Citation: Sandvik, H., A. Taugbøl,
K. M. Bærum, T. Hesthagen, T. C. Jensen,
S. I. Johnsen, O. T. Sandlund, and A. K. Schartau
(2022) Alien species and the Water Framework Directive:
recommendations for assessing ecological status in fresh waters in Norway.
Aquatic Conservation, 32, 1195–1208.
Key words: Dispersal, ecological impact, freshwater bodies,
invasive alien species, lakes, rivers.
1. Invasive alien species are recognized as a significant anthropogenic threat
to freshwater ecosystems, because they may bring about the local extinction of native
species and the collapse of habitat types of special conservation concern.
2. The Water Framework Directive (WFD) is an important legislative tool for
the protection of water bodies in the European Union. It requires the assessment of
the ecological status of water bodies and the enforcement of measures for water
bodies that fail to achieve at least "good" ecological status. However, the WFD does
not explicitly mention alien species.
3. This article presents a three‐tiered approach for the incorporation of data
on alien species into WFD assessments of freshwater bodies in Norway. If relevant data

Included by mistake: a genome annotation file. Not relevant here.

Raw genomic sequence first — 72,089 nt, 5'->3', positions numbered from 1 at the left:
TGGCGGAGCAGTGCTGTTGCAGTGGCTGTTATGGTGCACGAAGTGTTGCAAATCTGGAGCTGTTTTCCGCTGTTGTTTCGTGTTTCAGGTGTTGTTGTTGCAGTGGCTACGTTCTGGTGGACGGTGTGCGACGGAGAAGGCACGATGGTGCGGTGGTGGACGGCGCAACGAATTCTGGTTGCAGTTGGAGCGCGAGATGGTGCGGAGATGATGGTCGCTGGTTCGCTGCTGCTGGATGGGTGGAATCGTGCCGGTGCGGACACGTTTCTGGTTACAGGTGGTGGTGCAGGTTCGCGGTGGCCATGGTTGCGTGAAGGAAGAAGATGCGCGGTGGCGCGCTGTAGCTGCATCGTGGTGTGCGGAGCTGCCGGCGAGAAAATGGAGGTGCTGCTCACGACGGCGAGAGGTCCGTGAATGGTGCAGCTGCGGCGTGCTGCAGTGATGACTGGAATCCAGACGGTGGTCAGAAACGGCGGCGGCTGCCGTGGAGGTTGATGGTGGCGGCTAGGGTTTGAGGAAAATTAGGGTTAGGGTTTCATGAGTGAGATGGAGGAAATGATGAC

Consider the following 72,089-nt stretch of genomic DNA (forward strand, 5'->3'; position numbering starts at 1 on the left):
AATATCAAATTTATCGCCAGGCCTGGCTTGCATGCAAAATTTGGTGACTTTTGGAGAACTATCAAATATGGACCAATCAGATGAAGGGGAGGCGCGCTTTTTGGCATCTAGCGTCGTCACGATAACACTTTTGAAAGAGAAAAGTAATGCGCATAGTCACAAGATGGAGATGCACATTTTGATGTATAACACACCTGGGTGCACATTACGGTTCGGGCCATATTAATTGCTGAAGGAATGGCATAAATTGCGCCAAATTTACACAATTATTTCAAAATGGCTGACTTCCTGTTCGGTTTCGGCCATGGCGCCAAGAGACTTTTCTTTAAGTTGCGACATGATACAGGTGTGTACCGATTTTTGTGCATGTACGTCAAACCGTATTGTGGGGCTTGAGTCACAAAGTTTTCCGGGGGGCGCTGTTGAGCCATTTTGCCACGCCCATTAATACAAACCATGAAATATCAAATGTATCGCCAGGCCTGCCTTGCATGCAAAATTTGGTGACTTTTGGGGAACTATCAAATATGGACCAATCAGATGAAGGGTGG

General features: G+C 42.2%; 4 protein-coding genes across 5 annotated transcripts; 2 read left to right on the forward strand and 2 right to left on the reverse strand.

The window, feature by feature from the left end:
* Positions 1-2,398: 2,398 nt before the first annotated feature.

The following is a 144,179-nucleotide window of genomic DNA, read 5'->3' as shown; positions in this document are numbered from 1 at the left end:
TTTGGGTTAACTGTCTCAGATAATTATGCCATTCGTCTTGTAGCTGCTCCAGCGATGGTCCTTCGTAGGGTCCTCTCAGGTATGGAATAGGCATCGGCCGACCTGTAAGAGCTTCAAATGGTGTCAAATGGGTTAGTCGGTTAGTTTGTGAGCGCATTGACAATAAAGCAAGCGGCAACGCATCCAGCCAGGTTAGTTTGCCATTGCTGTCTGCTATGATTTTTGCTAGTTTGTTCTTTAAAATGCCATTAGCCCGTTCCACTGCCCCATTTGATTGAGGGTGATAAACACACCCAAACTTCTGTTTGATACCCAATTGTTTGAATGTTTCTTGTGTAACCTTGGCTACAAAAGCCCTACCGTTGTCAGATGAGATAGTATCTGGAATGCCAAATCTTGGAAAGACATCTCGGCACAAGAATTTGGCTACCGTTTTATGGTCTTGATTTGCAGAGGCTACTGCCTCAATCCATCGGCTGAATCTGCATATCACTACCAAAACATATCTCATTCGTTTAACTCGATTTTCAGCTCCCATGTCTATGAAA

on WFD parameters are available for the water body under consideration, its ecological
status should be inferred from those data. Otherwise, ecological status should be
assessed using evidence of the effects that the alien species have on biological
quality elements in comparable water bodies. If neither of these options is feasible,
the ecological status should be classified according to the ecological effect score
of the alien species present, as obtained from the Generic Ecological Impact
Assessment of Alien Species (GEIAA).
4. It is further recommended that a water body cannot be assigned "high ecological
status" if at least one alien species is present. If more than one alien species is
present, the status is determined by the species with the highest impact.
5. Ecological, geographical, historical, and taxonomic delimitation criteria for
this assessment method are presented, together with a list of the alien species that at
present fulfil these delimitations in Norway.
6. The management implications of the recommendations are that more Norwegian
freshwater bodies are likely to require measures, and that further data must be
collected. Most of the recommendations are transferable to other countries, although
they may require adjustment.
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